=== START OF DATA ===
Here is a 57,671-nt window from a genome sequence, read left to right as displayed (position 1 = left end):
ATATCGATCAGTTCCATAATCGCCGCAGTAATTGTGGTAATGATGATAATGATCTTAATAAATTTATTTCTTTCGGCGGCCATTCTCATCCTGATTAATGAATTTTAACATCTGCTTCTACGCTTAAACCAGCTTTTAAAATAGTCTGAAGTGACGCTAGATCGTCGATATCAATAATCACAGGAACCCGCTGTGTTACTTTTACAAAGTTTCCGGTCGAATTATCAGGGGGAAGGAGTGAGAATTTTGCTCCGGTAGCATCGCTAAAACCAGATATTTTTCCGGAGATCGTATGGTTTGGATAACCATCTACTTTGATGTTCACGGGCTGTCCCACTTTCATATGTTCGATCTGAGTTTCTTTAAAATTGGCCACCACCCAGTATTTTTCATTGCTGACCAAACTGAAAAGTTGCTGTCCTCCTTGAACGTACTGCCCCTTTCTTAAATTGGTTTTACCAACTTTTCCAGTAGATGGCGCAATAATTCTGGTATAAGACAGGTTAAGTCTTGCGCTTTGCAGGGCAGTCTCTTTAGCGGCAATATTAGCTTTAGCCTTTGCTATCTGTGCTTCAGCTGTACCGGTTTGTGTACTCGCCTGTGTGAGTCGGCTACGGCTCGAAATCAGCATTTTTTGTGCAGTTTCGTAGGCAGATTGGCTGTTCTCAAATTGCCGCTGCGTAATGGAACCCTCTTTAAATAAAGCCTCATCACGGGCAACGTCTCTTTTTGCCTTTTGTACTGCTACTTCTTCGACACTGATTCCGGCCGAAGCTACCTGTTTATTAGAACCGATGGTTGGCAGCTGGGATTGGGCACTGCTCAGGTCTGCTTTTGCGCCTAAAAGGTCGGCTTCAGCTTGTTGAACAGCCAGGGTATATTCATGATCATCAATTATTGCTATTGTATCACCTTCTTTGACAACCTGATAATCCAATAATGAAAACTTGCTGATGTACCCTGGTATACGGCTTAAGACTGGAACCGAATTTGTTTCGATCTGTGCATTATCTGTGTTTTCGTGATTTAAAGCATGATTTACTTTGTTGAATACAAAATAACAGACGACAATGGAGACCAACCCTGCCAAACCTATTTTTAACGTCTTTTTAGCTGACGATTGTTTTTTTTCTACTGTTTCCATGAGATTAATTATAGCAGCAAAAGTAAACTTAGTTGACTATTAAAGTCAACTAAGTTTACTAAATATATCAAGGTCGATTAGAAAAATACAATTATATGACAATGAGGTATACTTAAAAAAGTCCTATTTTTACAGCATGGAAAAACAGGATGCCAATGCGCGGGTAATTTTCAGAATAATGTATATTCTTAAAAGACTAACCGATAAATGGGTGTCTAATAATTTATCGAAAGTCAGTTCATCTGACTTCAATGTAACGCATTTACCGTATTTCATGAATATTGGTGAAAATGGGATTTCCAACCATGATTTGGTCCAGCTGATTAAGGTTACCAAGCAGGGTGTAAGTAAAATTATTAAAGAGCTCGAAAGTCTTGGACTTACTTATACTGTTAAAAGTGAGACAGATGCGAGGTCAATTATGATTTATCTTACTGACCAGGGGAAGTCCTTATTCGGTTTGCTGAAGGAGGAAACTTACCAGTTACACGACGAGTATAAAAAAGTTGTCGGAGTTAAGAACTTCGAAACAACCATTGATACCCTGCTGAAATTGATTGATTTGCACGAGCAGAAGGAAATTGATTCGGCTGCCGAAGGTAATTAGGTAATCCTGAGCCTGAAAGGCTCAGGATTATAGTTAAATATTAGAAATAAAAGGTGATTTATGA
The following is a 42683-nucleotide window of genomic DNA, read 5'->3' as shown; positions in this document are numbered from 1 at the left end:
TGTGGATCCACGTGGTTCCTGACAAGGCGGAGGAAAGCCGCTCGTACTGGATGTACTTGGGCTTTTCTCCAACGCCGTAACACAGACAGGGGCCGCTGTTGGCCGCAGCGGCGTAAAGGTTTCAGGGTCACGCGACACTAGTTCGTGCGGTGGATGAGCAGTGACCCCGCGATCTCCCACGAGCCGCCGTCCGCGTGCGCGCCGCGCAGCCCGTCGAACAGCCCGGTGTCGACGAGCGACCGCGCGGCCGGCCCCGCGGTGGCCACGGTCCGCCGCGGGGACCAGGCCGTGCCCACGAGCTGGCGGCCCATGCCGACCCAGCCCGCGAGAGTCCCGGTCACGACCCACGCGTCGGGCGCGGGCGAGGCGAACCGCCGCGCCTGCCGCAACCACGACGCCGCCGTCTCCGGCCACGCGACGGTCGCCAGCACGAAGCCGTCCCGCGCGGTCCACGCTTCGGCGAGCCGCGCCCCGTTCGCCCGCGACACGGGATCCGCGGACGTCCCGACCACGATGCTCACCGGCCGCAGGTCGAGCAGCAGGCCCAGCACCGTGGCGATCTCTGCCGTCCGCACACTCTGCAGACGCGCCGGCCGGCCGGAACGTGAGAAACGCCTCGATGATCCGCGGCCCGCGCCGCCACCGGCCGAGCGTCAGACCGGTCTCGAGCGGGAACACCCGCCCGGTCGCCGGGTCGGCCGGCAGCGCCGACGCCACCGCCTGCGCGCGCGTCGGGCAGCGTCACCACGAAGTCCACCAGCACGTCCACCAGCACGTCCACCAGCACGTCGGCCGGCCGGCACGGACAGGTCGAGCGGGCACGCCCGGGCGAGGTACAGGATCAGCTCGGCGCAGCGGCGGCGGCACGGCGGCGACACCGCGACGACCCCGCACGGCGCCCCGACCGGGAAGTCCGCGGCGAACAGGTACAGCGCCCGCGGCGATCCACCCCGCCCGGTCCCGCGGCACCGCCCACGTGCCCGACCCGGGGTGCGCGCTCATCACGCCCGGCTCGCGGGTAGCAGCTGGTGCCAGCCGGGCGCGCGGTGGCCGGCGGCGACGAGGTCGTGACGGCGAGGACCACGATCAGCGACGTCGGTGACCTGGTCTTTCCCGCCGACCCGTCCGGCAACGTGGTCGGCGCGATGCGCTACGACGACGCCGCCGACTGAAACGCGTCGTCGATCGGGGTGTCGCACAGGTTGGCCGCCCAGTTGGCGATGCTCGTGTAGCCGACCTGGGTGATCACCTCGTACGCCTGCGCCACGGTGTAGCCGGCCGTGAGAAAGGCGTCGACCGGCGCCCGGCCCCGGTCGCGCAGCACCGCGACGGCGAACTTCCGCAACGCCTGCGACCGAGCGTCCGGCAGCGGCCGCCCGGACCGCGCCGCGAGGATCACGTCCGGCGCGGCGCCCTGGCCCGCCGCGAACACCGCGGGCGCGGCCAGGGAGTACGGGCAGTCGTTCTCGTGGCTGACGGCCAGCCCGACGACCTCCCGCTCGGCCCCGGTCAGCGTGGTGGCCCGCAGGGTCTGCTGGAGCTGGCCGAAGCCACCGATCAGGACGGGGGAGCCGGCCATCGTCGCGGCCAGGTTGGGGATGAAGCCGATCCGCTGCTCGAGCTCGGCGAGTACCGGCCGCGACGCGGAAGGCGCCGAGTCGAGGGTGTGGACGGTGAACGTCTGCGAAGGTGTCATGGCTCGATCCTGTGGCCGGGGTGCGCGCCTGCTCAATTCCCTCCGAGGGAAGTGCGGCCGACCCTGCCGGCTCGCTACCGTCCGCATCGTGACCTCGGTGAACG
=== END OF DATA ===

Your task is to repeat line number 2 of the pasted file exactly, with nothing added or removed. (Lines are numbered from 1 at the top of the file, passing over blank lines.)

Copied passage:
ATATCGATCAGTTCCATAATCGCCGCAGTAATTGTGGTAATGATGATAATGATCTTAATAAATTTATTTCTTTCGGCGGCCATTCTCATCCTGATTAATGAATTTTAACATCTGCTTCTACGCTTAAACCAGCTTTTAAAATAGTCTGAAGTGACGCTAGATCGTCGATATCAATAATCACAGGAACCCGCTGTGTTACTTTTACAAAGTTTCCGGTCGAATTATCAGGGGGAAGGAGTGAGAATTTTGCTCCGGTAGCATCGCTAAAACCAGATATTTTTCCGGAGATCGTATGGTTTGGATAACCATCTACTTTGATGTTCACGGGCTGTCCCACTTTCATATGTTCGATCTGAGTTTCTTTAAAATTGGCCACCACCCAGTATTTTTCATTGCTGACCAAACTGAAAAGTTGCTGTCCTCCTTGAACGTACTGCCCCTTTCTTAAATTGGTTTTACCAACTTTTCCAGTAGATGGCGCAATAATTCTGGTATAAGACAGGTTAAGTCTTGCGCTTTGCAGGGCAGTCTCTTTAGCGGCAATATTAGCTTTAGCCTTTGCTATCTGTGCTTCAGCTGTACCGGTTTGTGTACTCGCCTGTGTGAGTCGGCTACGGCTCGAAATCAGCATTTTTTGTGCAGTTTCGTAGGCAGATTGGCTGTTCTCAAATTGCCGCTGCGTAATGGAACCCTCTTTAAATAAAGCCTCATCACGGGCAACGTCTCTTTTTGCCTTTTGTACTGCTACTTCTTCGACACTGATTCCGGCCGAAGCTACCTGTTTATTAGAACCGATGGTTGGCAGCTGGGATTGGGCACTGCTCAGGTCTGCTTTTGCGCCTAAAAGGTCGGCTTCAGCTTGTTGAACAGCCAGGGTATATTCATGATCATCAATTATTGCTATTGTATCACCTTCTTTGACAACCTGATAATCCAATAATGAAAACTTGCTGATGTACCCTGGTATACGGCTTAAGACTGGAACCGAATTTGTTTCGATCTGTGCATTATCTGTGTTTTCGTGATTTAAAGCATGATTTACTTTGTTGAATACAAAATAACAGACGACAATGGAGACCAACCCTGCCAAACCTATTTTTAACGTCTTTTTAGCTGACGATTGTTTTTTTTCTACTGTTTCCATGAGATTAATTATAGCAGCAAAAGTAAACTTAGTTGACTATTAAAGTCAACTAAGTTTACTAAATATATCAAGGTCGATTAGAAAAATACAATTATATGACAATGAGGTATACTTAAAAAAGTCCTATTTTTACAGCATGGAAAAACAGGATGCCAATGCGCGGGTAATTTTCAGAATAATGTATATTCTTAAAAGACTAACCGATAAATGGGTGTCTAATAATTTATCGAAAGTCAGTTCATCTGACTTCAATGTAACGCATTTACCGTATTTCATGAATATTGGTGAAAATGGGATTTCCAACCATGATTTGGTCCAGCTGATTAAGGTTACCAAGCAGGGTGTAAGTAAAATTATTAAAGAGCTCGAAAGTCTTGGACTTACTTATACTGTTAAAAGTGAGACAGATGCGAGGTCAATTATGATTTATCTTACTGACCAGGGGAAGTCCTTATTCGGTTTGCTGAAGGAGGAAACTTACCAGTTACACGACGAGTATAAAAAAGTTGTCGGAGTTAAGAACTTCGAAACAACCATTGATACCCTGCTGAAATTGATTGATTTGCACGAGCAGAAGGAAATTGATTCGGCTGCCGAAGGTAATTAGGTAATCCTGAGCCTGAAAGGCTCAGGATTATAGTTAAATATTAGAAATAAAAGGTGATTTATGA